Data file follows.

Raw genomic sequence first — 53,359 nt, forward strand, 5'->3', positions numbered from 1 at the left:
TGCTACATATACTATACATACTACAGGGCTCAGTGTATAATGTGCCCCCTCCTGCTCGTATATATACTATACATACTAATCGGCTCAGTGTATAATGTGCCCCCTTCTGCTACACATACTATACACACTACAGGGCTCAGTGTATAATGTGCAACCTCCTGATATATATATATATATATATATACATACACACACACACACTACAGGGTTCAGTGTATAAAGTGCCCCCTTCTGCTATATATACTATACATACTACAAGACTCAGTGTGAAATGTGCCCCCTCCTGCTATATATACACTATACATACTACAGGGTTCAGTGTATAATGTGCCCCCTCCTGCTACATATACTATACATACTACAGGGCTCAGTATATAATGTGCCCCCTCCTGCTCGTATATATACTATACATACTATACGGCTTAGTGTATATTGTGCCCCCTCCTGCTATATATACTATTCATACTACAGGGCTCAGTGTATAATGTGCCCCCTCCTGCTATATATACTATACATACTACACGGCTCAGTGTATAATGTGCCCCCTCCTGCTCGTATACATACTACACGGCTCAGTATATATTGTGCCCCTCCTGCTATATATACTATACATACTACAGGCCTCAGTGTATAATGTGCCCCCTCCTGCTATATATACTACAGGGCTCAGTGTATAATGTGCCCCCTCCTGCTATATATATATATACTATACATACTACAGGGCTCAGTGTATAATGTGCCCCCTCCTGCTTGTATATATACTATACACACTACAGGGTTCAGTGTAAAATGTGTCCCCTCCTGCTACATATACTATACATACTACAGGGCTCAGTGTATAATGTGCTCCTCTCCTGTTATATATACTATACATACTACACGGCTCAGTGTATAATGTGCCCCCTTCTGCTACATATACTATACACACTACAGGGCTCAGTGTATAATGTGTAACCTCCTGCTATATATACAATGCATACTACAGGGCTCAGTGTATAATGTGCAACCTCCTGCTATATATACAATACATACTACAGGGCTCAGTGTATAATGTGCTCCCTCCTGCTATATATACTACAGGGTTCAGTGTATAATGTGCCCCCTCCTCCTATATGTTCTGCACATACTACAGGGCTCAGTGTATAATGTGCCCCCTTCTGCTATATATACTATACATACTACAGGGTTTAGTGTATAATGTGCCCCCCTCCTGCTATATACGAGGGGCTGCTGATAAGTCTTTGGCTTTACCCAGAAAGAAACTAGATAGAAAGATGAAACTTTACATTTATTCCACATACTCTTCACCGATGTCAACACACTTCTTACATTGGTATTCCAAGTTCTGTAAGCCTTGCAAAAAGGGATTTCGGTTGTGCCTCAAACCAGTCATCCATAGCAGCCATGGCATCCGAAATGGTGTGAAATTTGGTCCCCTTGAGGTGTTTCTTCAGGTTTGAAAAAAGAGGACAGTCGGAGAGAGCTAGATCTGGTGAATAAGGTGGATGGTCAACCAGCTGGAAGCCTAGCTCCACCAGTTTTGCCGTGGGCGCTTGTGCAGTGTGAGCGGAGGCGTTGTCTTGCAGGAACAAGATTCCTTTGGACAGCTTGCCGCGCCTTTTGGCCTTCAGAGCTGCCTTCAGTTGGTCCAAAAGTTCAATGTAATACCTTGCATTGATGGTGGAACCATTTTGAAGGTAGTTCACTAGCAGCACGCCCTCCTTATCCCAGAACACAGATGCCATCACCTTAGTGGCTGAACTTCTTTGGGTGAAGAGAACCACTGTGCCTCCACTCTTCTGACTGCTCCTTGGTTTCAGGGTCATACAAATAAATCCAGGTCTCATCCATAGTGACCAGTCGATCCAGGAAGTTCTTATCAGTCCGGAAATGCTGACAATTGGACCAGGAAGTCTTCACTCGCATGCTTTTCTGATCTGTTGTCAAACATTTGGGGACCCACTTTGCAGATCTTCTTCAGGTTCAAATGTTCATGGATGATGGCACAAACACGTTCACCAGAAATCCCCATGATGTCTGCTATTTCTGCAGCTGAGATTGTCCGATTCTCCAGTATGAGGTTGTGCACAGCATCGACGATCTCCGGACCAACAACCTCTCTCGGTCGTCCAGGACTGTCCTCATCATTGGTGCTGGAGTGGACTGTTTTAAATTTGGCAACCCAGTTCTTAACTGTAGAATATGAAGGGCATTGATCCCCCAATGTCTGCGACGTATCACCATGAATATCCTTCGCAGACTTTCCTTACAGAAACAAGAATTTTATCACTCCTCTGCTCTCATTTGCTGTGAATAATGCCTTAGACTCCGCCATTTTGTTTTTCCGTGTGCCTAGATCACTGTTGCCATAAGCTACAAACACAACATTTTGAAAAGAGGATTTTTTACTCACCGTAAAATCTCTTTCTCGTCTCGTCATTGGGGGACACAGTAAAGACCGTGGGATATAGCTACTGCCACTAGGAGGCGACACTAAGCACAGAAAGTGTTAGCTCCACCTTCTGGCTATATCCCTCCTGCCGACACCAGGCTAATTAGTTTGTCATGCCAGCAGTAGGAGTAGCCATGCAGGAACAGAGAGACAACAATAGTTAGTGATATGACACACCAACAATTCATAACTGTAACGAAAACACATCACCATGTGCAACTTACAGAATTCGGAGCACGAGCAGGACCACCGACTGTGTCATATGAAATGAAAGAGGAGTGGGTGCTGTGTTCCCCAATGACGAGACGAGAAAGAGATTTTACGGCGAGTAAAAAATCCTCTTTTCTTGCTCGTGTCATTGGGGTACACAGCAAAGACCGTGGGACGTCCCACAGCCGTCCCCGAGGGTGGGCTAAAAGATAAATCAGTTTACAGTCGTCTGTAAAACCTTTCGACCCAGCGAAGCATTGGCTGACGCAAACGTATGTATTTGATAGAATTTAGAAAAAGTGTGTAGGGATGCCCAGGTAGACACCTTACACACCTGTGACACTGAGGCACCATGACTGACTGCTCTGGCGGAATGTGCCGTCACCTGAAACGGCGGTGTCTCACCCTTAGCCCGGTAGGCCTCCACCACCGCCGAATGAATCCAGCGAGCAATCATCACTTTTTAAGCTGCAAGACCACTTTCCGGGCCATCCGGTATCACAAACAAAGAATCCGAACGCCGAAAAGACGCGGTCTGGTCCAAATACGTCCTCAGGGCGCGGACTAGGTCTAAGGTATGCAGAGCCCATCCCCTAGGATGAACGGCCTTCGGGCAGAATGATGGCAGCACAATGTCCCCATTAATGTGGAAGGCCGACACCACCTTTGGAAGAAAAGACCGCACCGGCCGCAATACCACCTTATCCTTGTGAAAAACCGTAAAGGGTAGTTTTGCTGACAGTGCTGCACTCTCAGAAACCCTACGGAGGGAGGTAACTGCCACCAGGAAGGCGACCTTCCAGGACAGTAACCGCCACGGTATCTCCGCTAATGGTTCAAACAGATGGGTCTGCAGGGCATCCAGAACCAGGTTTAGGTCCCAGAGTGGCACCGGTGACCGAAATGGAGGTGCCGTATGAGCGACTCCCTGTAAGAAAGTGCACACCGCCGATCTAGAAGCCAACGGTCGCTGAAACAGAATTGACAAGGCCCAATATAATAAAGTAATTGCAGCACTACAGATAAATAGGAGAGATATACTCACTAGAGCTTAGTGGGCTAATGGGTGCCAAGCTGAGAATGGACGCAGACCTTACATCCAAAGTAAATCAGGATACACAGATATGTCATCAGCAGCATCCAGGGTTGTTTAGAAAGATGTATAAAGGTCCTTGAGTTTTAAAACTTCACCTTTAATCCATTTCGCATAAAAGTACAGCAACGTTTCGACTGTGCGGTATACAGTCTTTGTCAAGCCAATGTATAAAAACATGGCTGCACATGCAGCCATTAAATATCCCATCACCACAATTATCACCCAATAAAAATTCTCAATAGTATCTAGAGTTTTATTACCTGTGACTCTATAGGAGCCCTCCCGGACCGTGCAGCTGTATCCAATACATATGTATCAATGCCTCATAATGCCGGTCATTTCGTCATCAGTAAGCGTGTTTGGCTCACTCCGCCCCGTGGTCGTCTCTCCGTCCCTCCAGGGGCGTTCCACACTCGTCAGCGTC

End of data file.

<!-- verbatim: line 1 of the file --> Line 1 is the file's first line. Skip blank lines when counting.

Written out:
Raw genomic sequence first — 53,359 nt, forward strand, 5'->3', positions numbered from 1 at the left: